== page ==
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Vallandigham voted against the revoking of ‘Black Laws,’ which promised equality and suffrage to African-Americans. In 1851, he expressed his desire to serve Ohio's lieutenant governor, but his party members were against his nomination.
In 1856, Vallandigham was defeated when he ran for the Congress. However, he was re-elected in 1858, after his appeal to the ‘Committee of Elections.’ He once again won in 1860, but was defeated comprehensively in 1862, when he contested for a third term. His loss did not hamper his reputation as many thought him as a strong contestant for the position of the President.
Vallandigham emerged as one of the most outspoken critics of Abraham Lincoln. He also opposed ‘Civil War’ and became the leader of a faction called ‘Copperhead.’ He then went on delivering speeches, in which he condemned Lincoln and aspects of ‘Civil War’ that benefited the government despite the obvious loss.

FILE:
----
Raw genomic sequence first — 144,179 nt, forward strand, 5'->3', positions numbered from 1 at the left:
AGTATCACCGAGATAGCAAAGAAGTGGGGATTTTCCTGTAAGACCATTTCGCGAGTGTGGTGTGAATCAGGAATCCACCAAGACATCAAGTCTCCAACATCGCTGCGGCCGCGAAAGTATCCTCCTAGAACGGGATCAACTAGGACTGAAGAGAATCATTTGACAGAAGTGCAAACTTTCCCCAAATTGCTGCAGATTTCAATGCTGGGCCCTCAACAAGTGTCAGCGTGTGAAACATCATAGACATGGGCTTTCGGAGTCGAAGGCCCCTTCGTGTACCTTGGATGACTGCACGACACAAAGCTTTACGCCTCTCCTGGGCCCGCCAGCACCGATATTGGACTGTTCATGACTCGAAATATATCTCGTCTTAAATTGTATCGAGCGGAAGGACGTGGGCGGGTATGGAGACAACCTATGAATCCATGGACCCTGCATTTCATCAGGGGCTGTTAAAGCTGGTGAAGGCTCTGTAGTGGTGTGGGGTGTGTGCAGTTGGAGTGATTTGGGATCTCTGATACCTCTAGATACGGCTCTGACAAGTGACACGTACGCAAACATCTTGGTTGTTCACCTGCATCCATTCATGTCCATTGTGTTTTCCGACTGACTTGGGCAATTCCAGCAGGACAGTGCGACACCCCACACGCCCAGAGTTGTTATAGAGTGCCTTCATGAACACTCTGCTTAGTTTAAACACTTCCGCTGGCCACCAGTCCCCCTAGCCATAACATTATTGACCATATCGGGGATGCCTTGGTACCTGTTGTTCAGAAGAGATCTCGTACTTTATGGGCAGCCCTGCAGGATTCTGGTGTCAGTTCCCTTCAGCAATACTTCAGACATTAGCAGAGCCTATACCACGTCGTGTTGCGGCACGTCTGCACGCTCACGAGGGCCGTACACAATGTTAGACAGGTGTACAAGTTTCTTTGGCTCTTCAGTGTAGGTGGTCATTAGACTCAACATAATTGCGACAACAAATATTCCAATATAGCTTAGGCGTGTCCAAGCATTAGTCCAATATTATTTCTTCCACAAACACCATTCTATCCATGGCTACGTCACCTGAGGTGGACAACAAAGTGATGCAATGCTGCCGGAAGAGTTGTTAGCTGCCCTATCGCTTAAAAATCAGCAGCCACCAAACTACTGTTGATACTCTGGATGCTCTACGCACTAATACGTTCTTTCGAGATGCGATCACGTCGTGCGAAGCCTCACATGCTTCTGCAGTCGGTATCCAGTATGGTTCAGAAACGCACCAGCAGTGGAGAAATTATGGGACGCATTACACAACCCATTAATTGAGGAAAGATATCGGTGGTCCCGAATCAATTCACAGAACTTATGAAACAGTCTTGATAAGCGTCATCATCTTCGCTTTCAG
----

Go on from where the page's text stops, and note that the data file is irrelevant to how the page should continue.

Even after the issuance of ‘General Order Number 38,’ which made it illegal to criticize the war within the ‘Department of the Ohio,’ Vallandigham delivered many speeches criticizing the war and its effects. For violating ‘General Order Number 38,’ Vallandigham was arrested on May 5, 1863.
He was confined to a military prison at Fort Warren in Massachusetts, which sparked off widespread agitation and protests. On June 2, 1863, the President of the Confederate States, Jefferson Davis sent Vallandigham to Wilmington, North Carolina, where he was put under guard.
Vallandigham managed to leave the Confederacy and reached Canada, from where he started campaigning for the upcoming governorship race. Though he was defeated in the elections, he continued with his protests against the war.
On June 15, 1864, he returned to the United States and appeared publicly at a convention. He promoted peace at the convention and stated that the war was a failure. Even after the war was over, Vallandigham continued his protest against the laws that promised suffrage and equality to African-Americans.
Vallandigham returned to Ohio in 1867. After losing his campaigns against Allen G. Thurman and Robert C. Schenck, he resumed practicing law. He then started focusing on his career as a lawyer and started taking up cases.